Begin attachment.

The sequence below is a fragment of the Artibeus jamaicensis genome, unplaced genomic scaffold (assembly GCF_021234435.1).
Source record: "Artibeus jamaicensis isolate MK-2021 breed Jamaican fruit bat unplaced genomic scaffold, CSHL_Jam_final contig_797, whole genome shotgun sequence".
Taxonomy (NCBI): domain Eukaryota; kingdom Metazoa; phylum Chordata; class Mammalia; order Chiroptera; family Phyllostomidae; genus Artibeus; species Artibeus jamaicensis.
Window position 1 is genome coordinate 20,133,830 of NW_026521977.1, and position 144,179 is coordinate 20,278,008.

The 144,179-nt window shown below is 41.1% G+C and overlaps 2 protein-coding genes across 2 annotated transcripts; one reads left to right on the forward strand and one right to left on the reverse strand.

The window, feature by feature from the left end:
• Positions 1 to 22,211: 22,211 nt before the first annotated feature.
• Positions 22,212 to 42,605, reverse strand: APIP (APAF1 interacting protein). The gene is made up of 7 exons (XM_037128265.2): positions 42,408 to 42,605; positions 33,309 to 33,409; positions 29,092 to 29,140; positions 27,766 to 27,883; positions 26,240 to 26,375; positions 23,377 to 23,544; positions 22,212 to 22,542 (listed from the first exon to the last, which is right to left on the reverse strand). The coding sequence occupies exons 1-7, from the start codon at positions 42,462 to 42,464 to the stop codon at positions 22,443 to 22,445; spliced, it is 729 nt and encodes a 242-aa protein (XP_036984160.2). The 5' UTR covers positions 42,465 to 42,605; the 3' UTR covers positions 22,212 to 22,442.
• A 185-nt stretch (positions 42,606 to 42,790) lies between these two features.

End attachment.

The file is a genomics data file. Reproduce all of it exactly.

The sequence below is a fragment of the Artibeus jamaicensis genome, unplaced genomic scaffold (assembly GCF_021234435.1).
Source record: "Artibeus jamaicensis isolate MK-2021 breed Jamaican fruit bat unplaced genomic scaffold, CSHL_Jam_final contig_797, whole genome shotgun sequence".
Taxonomy (NCBI): domain Eukaryota; kingdom Metazoa; phylum Chordata; class Mammalia; order Chiroptera; family Phyllostomidae; genus Artibeus; species Artibeus jamaicensis.
Window position 1 is genome coordinate 20,133,830 of NW_026521977.1, and position 144,179 is coordinate 20,278,008.

The 144,179-nt window shown below is 41.1% G+C and overlaps 2 protein-coding genes across 2 annotated transcripts; one reads left to right on the forward strand and one right to left on the reverse strand.

The window, feature by feature from the left end:
• Positions 1 to 22,211: 22,211 nt before the first annotated feature.
• Positions 22,212 to 42,605, reverse strand: APIP (APAF1 interacting protein). The gene is made up of 7 exons (XM_037128265.2): positions 42,408 to 42,605; positions 33,309 to 33,409; positions 29,092 to 29,140; positions 27,766 to 27,883; positions 26,240 to 26,375; positions 23,377 to 23,544; positions 22,212 to 22,542 (listed from the first exon to the last, which is right to left on the reverse strand). The coding sequence occupies exons 1-7, from the start codon at positions 42,462 to 42,464 to the stop codon at positions 22,443 to 22,445; spliced, it is 729 nt and encodes a 242-aa protein (XP_036984160.2). The 5' UTR covers positions 42,465 to 42,605; the 3' UTR covers positions 22,212 to 22,442.
• A 185-nt stretch (positions 42,606 to 42,790) lies between these two features.